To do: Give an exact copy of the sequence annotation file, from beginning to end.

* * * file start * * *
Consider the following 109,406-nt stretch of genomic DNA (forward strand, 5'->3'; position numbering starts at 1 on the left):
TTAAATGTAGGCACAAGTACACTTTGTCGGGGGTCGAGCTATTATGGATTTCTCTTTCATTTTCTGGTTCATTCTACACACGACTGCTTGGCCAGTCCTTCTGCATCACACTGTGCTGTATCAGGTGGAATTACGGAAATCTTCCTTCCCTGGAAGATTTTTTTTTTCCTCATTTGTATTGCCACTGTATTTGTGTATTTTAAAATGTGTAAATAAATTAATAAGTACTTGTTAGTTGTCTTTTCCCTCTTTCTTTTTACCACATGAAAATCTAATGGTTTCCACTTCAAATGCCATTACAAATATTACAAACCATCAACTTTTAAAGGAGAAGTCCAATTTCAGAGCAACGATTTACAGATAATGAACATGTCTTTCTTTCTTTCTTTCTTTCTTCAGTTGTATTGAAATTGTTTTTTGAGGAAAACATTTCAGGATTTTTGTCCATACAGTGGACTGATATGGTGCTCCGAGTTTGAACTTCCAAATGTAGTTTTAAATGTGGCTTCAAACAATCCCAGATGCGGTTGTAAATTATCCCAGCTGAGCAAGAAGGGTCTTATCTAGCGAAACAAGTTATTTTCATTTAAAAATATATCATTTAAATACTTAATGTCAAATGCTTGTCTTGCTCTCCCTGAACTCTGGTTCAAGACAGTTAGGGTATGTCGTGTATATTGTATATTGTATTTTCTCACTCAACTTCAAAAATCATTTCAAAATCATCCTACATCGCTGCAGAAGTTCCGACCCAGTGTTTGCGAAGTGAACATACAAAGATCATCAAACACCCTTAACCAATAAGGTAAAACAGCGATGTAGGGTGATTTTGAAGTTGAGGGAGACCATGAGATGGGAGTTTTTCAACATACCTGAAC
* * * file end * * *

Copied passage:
Consider the following 109,406-nt stretch of genomic DNA (forward strand, 5'->3'; position numbering starts at 1 on the left):
TTAAATGTAGGCACAAGTACACTTTGTCGGGGGTCGAGCTATTATGGATTTCTCTTTCATTTTCTGGTTCATTCTACACACGACTGCTTGGCCAGTCCTTCTGCATCACACTGTGCTGTATCAGGTGGAATTACGGAAATCTTCCTTCCCTGGAAGATTTTTTTTTTCCTCATTTGTATTGCCACTGTATTTGTGTATTTTAAAATGTGTAAATAAATTAATAAGTACTTGTTAGTTGTCTTTTCCCTCTTTCTTTTTACCACATGAAAATCTAATGGTTTCCACTTCAAATGCCATTACAAATATTACAAACCATCAACTTTTAAAGGAGAAGTCCAATTTCAGAGCAACGATTTACAGATAATGAACATGTCTTTCTTTCTTTCTTTCTTTCTTCAGTTGTATTGAAATTGTTTTTTGAGGAAAACATTTCAGGATTTTTGTCCATACAGTGGACTGATATGGTGCTCCGAGTTTGAACTTCCAAATGTAGTTTTAAATGTGGCTTCAAACAATCCCAGATGCGGTTGTAAATTATCCCAGCTGAGCAAGAAGGGTCTTATCTAGCGAAACAAGTTATTTTCATTTAAAAATATATCATTTAAATACTTAATGTCAAATGCTTGTCTTGCTCTCCCTGAACTCTGGTTCAAGACAGTTAGGGTATGTCGTGTATATTGTATATTGTATTTTCTCACTCAACTTCAAAAATCATTTCAAAATCATCCTACATCGCTGCAGAAGTTCCGACCCAGTGTTTGCGAAGTGAACATACAAAGATCATCAAACACCCTTAACCAATAAGGTAAAACAGCGATGTAGGGTGATTTTGAAGTTGAGGGAGACCATGAGATGGGAGTTTTTCAACATACCTGAAC